Read more at Industry Gamers {link no longer active}.

As ‘Need For Speed’ Hits A Benchmark, EA Talks Online Plans

EA is publicizing that racing franchise Need For Speed has surpassed 100 million units sold, a feat that took 15 titles and nearly as many years.  If all goes well when the company rolls out Need for Speed World Online next year, it could take a lot less time and packaging to double that figure.

FastCompany talks to EA about plans for NFS and other game brands that it intends to bring online using the free-to-play PC game model.  Even before the racing franchise comes online, the publisher is preparing to release Tiger Woods PGA Tour Online in January.  The title has been in beta since May, and EA claims that 50,000 beta players have put in more than 130,000 rounds.  Among lessons from its golf game beta, EA is finding how online games facilitate studying user behavior and quickly improving on games using player data and community feedback.

Read more at FastCompany {link no longer active}.

Licensing For The Masses

Disney is introducing a plan that lets people purchase content for use on any device, reports The Hollywood Reporter.  The project, called Keychest, is essentially a content licensing model for the everyman.  Users pay a single fee for a piece of content to play it across platforms, from burning DVDs to playing it on PCs and portable devices.

Disney could demonstrate the technology in as little as two months.  The company is currently lining up content partners, competing with a similar initiative from Sony called Digital Entertainment Content Ecosystem.  Disney believes Keychest is going to prolong the life of DVD and Blu-ray media, not supplant them.

Read more at The Hollywood Reporter {link no longer active}.

Nickelodeon Picks Up Ninja Turtles

Viacom’s MTV subsidiary Nickelodeon has picked up the license for Teenage Mutant Ninja Turtles, reports Gamasutra.  Nickelodeon acquired the rights for $60 million from Mirage Group, which had owned the franchise since 1984, and its licensing partner 4Kids Entertainment.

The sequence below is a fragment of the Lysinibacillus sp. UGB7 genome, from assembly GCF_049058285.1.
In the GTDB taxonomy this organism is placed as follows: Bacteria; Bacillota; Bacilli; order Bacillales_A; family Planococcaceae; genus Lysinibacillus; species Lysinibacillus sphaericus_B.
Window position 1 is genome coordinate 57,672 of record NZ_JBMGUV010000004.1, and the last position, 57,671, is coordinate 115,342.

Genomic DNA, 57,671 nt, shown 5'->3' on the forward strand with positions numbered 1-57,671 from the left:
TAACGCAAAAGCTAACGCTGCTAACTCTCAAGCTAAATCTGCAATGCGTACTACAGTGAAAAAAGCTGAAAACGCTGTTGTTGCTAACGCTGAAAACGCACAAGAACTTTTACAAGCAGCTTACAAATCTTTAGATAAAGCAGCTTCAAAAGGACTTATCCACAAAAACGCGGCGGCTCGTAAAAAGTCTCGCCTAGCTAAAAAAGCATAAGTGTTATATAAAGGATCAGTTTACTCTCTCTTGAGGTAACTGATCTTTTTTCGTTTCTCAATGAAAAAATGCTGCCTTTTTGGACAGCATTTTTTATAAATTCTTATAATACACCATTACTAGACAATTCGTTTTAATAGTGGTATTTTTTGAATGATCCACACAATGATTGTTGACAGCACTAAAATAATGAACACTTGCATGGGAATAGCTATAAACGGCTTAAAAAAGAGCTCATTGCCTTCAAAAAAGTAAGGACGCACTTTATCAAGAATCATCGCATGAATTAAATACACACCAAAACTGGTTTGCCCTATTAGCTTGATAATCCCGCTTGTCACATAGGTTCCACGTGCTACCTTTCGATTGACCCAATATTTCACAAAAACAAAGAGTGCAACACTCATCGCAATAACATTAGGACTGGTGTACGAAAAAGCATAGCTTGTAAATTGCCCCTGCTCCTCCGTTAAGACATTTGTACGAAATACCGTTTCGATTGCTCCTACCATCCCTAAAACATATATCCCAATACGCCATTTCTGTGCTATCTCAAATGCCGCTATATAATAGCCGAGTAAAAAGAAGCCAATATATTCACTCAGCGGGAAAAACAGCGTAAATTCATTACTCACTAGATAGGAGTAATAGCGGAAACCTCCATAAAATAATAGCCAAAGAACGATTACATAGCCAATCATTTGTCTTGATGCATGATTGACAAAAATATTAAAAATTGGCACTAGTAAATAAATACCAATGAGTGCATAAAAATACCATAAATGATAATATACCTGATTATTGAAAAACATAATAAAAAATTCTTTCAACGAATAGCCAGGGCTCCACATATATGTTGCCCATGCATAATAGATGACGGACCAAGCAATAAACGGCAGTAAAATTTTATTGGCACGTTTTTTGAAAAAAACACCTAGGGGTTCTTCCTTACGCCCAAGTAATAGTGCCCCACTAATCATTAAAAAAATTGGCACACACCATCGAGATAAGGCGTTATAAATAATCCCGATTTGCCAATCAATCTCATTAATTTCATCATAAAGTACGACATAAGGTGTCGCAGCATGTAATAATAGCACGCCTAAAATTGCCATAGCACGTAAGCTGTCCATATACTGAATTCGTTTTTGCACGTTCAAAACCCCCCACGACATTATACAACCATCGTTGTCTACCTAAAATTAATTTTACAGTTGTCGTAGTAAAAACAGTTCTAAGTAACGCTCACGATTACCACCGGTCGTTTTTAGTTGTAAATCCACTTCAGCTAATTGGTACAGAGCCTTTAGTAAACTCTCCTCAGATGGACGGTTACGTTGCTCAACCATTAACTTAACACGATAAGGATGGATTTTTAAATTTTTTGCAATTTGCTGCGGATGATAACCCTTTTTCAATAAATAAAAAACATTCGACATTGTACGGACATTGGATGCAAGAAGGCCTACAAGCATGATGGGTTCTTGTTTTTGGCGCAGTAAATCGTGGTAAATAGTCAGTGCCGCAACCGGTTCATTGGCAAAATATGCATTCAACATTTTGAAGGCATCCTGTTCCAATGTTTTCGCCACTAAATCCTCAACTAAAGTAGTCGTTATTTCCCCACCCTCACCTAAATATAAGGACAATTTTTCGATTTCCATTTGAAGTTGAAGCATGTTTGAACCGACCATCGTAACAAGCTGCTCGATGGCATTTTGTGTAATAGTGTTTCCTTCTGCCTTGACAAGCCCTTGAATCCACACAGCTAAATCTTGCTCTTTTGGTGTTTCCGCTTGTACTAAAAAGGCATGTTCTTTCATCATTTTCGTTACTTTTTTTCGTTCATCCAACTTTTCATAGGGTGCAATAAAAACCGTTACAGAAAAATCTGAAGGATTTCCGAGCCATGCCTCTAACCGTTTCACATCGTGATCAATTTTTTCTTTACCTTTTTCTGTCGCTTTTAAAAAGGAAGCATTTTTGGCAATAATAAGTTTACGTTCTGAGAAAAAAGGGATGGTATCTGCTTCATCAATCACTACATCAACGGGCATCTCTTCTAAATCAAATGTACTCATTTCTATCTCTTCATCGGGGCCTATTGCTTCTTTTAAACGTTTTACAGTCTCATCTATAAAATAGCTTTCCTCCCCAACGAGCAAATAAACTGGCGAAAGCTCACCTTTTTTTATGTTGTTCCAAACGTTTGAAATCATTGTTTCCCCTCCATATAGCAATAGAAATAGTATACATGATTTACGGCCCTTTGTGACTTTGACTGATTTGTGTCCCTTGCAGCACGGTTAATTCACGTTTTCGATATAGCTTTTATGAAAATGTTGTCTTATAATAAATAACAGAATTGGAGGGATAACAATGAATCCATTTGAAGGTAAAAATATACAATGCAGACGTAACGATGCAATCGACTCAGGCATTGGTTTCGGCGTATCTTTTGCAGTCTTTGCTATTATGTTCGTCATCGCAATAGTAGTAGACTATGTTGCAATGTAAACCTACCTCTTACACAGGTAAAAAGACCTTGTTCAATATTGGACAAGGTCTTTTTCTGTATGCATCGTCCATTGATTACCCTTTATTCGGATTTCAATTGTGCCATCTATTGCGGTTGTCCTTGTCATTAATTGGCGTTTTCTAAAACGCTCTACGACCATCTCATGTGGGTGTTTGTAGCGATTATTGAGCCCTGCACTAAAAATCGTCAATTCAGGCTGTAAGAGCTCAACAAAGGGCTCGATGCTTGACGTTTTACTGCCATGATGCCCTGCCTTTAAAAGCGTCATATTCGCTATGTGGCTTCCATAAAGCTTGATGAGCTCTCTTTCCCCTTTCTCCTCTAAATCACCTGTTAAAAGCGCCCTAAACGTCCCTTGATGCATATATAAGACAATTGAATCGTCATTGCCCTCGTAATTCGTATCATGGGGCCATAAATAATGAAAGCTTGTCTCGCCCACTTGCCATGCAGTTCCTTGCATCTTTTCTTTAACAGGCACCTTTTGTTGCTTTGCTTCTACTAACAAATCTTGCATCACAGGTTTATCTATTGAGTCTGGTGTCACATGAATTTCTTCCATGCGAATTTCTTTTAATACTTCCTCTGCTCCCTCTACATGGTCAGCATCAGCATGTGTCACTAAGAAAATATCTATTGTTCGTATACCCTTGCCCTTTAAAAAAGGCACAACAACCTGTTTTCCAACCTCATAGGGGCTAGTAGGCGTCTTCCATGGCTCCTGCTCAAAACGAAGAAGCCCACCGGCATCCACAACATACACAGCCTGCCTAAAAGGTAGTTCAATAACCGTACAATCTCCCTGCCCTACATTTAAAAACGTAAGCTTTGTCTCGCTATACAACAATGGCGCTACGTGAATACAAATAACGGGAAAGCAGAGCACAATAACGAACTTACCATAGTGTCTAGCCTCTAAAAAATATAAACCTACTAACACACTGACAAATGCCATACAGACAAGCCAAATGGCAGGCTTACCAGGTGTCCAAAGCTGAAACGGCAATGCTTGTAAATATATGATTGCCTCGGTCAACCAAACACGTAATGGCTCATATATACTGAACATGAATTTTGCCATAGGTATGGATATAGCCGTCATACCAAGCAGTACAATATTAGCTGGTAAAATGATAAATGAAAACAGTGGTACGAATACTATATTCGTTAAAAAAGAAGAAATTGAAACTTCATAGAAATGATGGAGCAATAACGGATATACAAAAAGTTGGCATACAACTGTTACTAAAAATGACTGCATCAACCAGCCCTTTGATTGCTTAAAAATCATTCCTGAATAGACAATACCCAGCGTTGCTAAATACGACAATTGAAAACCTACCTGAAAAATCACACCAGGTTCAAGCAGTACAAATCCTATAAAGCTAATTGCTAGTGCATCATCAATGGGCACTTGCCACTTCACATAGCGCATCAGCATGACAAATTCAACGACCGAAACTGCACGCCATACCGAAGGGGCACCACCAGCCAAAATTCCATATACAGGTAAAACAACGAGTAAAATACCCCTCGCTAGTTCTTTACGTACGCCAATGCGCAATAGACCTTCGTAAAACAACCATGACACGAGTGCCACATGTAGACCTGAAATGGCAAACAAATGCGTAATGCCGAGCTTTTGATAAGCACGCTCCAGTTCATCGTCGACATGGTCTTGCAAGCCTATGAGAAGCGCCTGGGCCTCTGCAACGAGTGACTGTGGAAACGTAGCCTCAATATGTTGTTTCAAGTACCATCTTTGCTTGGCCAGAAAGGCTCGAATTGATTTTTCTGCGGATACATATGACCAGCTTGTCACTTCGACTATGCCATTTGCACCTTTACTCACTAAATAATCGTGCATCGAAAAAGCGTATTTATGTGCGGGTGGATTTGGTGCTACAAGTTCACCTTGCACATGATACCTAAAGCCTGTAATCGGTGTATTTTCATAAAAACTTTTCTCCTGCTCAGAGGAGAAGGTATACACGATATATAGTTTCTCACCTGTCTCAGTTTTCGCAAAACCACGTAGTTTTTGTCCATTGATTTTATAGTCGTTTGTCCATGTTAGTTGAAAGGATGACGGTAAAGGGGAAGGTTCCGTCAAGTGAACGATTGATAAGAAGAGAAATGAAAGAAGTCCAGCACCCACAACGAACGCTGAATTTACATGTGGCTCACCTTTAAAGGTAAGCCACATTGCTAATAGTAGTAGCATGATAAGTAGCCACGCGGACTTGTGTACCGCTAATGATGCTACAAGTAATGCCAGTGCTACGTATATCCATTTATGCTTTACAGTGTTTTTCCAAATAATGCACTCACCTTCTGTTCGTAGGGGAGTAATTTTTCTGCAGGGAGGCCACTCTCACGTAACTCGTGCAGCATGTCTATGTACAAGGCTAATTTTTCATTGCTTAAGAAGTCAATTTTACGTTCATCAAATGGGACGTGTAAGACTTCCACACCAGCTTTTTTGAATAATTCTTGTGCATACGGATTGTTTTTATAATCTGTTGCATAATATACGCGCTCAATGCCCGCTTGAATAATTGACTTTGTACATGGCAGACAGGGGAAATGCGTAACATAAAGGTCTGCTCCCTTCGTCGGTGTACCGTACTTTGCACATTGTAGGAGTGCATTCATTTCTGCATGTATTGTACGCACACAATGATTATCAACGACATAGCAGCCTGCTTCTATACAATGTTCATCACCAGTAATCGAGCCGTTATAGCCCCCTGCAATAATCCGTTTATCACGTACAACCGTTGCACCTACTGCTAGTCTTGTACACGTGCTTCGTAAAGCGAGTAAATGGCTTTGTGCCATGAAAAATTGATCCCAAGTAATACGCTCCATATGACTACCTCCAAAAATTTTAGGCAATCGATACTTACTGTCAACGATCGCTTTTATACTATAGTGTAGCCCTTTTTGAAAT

The franchise based on a Kung-Fu fighting turtle foursome has had more than 20 games in arcades and on home consoles.  Konami and more recently Ubisoft have been publishers of TMNT licensed games.  Gamasutra’s Chris Remo notes that Nickelodeon s video game licensing agreement with publisher THQ expires next year, setting up the scenario for TMNT titles and other Nickelodeon games being published by MTV.

Read more at Gamasutra {link no longer active}.

‘Civilization’ Comes To Facebook

Sid Meier’s studio Firaxis and publisher 2K Games are making a Facebook version of Civilization, reports Gamasutra.  The long-running strategy game series is among legendary game maker Meier s most revered franchises.  Meier announced the new project on his forum,  His studio has already launched a Facebook page for the game, called “Civilization Network.”  Meier says the social game will incorporate the more casual strategy game play seen in last year’s Civilization Revolution titles for game consoles and Nintendo DS.  It’s slated for release in 2010.

Read more at Gamasutra {link no longer active}.

Focused feature set helped ‘Batman: Arkham Asylum’

Batman: Arkham Asylum developer Rocksteady says their critically lauded, two million unit selling game benefited from a focused feature set.  Talking to Kris Graft at Gamasutra, Rocksteady’s Sefton Hill says the team prioritized features by keeping game design centered on what Batman can do.  That meant features that would require design and development efforts outside of the core game concept were out.  That included flying and driving, which the developers discussed but ultimately decided effort spent there would compromise quality elsewhere.

Hill calls the common developer mistake of overshooting as understandable, given that a quantifiable benchmark such as number of features is an easier sell than tightly designed, refined game play.

Read more at Gamasutra {link no longer active}.